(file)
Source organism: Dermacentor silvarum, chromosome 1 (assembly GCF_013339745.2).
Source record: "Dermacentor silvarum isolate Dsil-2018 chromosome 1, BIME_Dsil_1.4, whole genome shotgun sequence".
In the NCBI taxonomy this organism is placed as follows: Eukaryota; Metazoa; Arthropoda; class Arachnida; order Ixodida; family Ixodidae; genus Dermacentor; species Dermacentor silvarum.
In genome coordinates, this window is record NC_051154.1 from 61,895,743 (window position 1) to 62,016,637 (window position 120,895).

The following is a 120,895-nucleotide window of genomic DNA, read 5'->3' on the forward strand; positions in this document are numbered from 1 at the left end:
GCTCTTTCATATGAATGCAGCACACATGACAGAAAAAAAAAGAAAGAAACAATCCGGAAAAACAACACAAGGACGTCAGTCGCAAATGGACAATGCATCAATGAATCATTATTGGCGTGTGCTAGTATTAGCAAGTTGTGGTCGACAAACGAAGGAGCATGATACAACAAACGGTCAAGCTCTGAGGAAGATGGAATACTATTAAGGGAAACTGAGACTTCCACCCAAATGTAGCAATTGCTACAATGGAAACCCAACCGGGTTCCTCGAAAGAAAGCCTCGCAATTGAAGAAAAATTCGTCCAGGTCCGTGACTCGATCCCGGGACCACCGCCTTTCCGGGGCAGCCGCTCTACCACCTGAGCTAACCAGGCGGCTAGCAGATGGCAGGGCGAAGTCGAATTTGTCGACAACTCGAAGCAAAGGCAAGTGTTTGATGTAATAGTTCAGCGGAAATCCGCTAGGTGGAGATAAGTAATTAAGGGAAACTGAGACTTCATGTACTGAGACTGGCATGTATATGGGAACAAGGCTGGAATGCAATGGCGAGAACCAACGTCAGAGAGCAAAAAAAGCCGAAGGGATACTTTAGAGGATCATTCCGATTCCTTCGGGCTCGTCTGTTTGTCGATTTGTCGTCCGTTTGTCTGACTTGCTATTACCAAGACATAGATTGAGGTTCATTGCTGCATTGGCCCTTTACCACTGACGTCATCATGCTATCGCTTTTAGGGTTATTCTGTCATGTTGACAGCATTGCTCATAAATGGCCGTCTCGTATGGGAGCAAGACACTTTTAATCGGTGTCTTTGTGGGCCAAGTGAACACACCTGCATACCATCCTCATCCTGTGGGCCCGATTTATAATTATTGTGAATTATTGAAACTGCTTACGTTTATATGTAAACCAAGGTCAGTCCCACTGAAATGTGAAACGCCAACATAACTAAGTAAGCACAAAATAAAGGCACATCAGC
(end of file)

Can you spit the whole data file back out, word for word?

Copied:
Source organism: Dermacentor silvarum, chromosome 1 (assembly GCF_013339745.2).
Source record: "Dermacentor silvarum isolate Dsil-2018 chromosome 1, BIME_Dsil_1.4, whole genome shotgun sequence".
In the NCBI taxonomy this organism is placed as follows: Eukaryota; Metazoa; Arthropoda; class Arachnida; order Ixodida; family Ixodidae; genus Dermacentor; species Dermacentor silvarum.
In genome coordinates, this window is record NC_051154.1 from 61,895,743 (window position 1) to 62,016,637 (window position 120,895).

The following is a 120,895-nucleotide window of genomic DNA, read 5'->3' on the forward strand; positions in this document are numbered from 1 at the left end:
GCTCTTTCATATGAATGCAGCACACATGACAGAAAAAAAAAGAAAGAAACAATCCGGAAAAACAACACAAGGACGTCAGTCGCAAATGGACAATGCATCAATGAATCATTATTGGCGTGTGCTAGTATTAGCAAGTTGTGGTCGACAAACGAAGGAGCATGATACAACAAACGGTCAAGCTCTGAGGAAGATGGAATACTATTAAGGGAAACTGAGACTTCCACCCAAATGTAGCAATTGCTACAATGGAAACCCAACCGGGTTCCTCGAAAGAAAGCCTCGCAATTGAAGAAAAATTCGTCCAGGTCCGTGACTCGATCCCGGGACCACCGCCTTTCCGGGGCAGCCGCTCTACCACCTGAGCTAACCAGGCGGCTAGCAGATGGCAGGGCGAAGTCGAATTTGTCGACAACTCGAAGCAAAGGCAAGTGTTTGATGTAATAGTTCAGCGGAAATCCGCTAGGTGGAGATAAGTAATTAAGGGAAACTGAGACTTCATGTACTGAGACTGGCATGTATATGGGAACAAGGCTGGAATGCAATGGCGAGAACCAACGTCAGAGAGCAAAAAAAGCCGAAGGGATACTTTAGAGGATCATTCCGATTCCTTCGGGCTCGTCTGTTTGTCGATTTGTCGTCCGTTTGTCTGACTTGCTATTACCAAGACATAGATTGAGGTTCATTGCTGCATTGGCCCTTTACCACTGACGTCATCATGCTATCGCTTTTAGGGTTATTCTGTCATGTTGACAGCATTGCTCATAAATGGCCGTCTCGTATGGGAGCAAGACACTTTTAATCGGTGTCTTTGTGGGCCAAGTGAACACACCTGCATACCATCCTCATCCTGTGGGCCCGATTTATAATTATTGTGAATTATTGAAACTGCTTACGTTTATATGTAAACCAAGGTCAGTCCCACTGAAATGTGAAACGCCAACATAACTAAGTAAGCACAAAATAAAGGCACATCAGC